One of Lexington’s most significant black-history landmarks would become a concert hall, a cultural center and a museum if a new non-profit foundation can raise several million dollars to buy, restore and operate it.
The First African Foundation has reached a tentative agreement with Central Christian Church to buy the former First African Baptist Church building at the corner of Short and Deweese streets. A final agreement must be approved by Central Christian’s leaders and congregation, said James Hodge, a church trustee. He declined to disclose the purchase price or terms.
William Thomas, a Lexington native who moved back in 2008 after retiring as music department chair at the prestigious Phillips Academy Andover in Massachusetts, said he was inspired to organize the effort after reading about the building’s amazing history two years ago.
The Italianate-style sanctuary, which is on the National Register of Historic Places, is a handsome building. What makes it amazing is that most of the people who built and paid for it in the 1850s were slaves.
First African Baptist Church and Historic Pleasant Green Missionary Baptist Church trace their roots to Peter Durrett, a slave who in 1790 started the first black church west of the Allegheny Mountains. Durrett died in 1823 and was succeeded by London Ferrill, a slave who gained his freedom and was widely respected by blacks and whites alike.
In 1833, Ferrill became a local hero when he risked his life to minister to victims of a cholera epidemic that killed 500 of Lexington’s 7,000 residents. That same year, he moved his congregation to the corner of Short and Deweese. Construction of the present building began about 1850. Ferrill died in 1854, and his funeral procession attracted 5,000 mourners. The sanctuary was completed in 1856.
Ferrill was a powerful preacher who baptized thousands. Because slave families were often split up by sale, many walked miles each Sunday to attend services at First African Church — and have their only opportunity to see each other.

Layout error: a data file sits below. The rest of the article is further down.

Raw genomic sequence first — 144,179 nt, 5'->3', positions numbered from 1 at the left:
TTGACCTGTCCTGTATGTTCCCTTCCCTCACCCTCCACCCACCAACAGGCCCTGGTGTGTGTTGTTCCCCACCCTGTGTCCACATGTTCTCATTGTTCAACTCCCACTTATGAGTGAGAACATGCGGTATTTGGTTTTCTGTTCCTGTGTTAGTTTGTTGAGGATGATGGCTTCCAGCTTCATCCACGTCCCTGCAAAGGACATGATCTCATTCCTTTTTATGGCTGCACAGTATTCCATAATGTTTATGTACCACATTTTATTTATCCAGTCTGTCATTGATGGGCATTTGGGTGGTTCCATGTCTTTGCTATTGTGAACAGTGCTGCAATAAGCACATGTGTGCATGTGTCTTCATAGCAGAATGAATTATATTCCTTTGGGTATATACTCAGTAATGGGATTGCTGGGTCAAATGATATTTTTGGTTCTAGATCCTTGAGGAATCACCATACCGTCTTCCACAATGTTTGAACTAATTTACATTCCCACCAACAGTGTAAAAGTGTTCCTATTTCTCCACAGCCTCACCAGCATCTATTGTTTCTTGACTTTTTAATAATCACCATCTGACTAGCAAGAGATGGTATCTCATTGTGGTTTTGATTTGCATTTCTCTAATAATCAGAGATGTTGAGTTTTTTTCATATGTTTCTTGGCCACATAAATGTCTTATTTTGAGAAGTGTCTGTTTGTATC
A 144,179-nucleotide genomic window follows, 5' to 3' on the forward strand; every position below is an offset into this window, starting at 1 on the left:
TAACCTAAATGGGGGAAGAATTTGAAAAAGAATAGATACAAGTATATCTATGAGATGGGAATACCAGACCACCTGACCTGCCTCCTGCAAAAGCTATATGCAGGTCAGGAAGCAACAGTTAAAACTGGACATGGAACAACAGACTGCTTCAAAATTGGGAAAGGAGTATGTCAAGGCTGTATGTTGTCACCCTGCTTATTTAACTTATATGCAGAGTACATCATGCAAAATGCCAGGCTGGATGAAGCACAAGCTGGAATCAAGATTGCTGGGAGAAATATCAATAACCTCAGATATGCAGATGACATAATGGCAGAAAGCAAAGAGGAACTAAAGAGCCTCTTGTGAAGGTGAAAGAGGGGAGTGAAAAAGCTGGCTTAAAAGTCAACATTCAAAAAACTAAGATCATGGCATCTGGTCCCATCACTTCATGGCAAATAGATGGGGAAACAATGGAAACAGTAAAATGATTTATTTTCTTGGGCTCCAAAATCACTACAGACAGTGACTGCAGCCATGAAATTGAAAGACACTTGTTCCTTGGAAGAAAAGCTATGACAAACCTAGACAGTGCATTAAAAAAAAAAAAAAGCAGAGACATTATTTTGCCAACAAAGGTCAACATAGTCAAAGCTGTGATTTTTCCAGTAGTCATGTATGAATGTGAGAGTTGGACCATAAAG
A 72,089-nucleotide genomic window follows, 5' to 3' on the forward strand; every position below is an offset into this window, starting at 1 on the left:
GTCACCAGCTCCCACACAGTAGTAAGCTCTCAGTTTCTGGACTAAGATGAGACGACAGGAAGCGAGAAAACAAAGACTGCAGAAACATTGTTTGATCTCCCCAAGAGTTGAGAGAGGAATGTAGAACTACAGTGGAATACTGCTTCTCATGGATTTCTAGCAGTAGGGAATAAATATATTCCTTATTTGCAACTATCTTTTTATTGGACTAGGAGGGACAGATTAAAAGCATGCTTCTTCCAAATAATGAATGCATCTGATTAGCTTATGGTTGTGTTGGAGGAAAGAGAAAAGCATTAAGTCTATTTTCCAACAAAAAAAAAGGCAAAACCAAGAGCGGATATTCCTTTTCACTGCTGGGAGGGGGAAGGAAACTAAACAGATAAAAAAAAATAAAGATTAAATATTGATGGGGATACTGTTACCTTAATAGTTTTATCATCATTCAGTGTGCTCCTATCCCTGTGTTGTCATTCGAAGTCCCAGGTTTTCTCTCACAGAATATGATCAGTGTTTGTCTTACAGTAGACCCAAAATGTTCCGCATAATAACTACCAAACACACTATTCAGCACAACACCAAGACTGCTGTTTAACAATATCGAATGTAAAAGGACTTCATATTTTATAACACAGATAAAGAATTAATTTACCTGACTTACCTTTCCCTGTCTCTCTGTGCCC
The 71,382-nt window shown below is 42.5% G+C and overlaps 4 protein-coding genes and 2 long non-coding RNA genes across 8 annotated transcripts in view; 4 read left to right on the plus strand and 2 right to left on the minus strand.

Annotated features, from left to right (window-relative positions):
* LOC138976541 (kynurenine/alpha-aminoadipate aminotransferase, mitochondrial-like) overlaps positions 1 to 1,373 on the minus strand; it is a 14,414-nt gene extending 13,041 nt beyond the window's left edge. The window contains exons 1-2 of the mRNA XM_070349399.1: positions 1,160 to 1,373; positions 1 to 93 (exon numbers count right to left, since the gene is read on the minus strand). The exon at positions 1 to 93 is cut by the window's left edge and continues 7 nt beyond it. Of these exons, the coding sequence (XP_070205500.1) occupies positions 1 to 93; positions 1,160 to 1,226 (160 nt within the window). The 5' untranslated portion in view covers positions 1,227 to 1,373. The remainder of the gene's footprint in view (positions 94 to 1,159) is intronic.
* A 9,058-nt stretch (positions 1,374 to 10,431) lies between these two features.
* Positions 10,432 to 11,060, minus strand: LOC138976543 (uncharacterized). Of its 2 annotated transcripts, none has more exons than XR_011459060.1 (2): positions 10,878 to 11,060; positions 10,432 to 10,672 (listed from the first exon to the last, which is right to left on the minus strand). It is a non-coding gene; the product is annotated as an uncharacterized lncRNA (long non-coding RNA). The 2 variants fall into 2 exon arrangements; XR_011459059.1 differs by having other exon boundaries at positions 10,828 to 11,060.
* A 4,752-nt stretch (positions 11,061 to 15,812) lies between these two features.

First African Baptist Church added a Tudor-style addition and a columned portico on the sanctuary in 1926. The congregation moved to Price Road in 1987 and sold its historic building to Central Christian. A child-care center now in the building would be relocated if the sale is approved, Hodge said.
Architect Gregory Fitzsimons, who developed a renovation plan for the foundation, said the building is in good condition. Still, it would take about $4 million buy, renovate and enlarge the building for the foundation’s proposed uses. Thomas also wants to raise several million more dollars to operate and endow the building and programs.
The old sanctuary, now used as a gymnasium, would become a 400-seat concert hall. Thomas would like the proposed concert hall to host local musicians and visiting ensembles that highlight African-American music. One such group is the American Spiritual Ensemble, a Lexington-based international touring company founded by Everett McCorvey, director of the University of Kentucky’s Opera Theatre program.
“It’s something we would certainly consider,” McCorvey said. “I was very impressed with the potential of what that facility could become. The church has a wonderful history. It’s certainly worth preserving.”
Thomas, who taught at Phillips Andover for 36 years, spent three years as artistic director of Project STEP, a classical music academy for gifted minority students in Boston run by the Boston Symphony and the New England Conservatory of Music. Thomas would like to start a similar program here.
Yvonne Giles, who started the Isaac Scott Hathaway museum of Kentucky black history, is on the foundation’s board. The building could eventually house that collection and host a variety of cultural programs, Thomas said.
The 10-member board includes Dan Rowland, a UK history professor; Lisa Higgins-Hord, UK’s vice president of community engagement; Urban County Councilman Chris Ford and architect Van Meter Pettit.
First African Baptist Church leaders support the project, and several were among about 50 people who attended a fund-raising reception Saturday at a home near Nicholasville. The event included a string quartet that played classical music by black composer William Grant Still.
“Fiscally, we’re in tough shoes, but this building is a national treasure,” Thomas said of the foundation’s ambitious fund-raising goal. “To know that folks in bondage committed their resources, which were so limited, to build such a remarkable structure inspires us to do great things with it.”
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